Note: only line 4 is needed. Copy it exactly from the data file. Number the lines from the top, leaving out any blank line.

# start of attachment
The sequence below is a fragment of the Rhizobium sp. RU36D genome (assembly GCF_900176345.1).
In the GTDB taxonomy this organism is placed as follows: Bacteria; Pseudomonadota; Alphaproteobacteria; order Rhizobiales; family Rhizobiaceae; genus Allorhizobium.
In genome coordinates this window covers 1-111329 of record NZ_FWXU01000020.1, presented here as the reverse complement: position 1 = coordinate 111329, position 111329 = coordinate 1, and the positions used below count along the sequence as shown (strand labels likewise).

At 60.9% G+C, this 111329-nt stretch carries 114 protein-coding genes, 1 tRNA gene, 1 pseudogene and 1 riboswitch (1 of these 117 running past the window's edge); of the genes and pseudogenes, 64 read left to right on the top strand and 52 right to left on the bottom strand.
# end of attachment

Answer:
At 60.9% G+C, this 111329-nt stretch carries 114 protein-coding genes, 1 tRNA gene, 1 pseudogene and 1 riboswitch (1 of these 117 running past the window's edge); of the genes and pseudogenes, 64 read left to right on the top strand and 52 right to left on the bottom strand.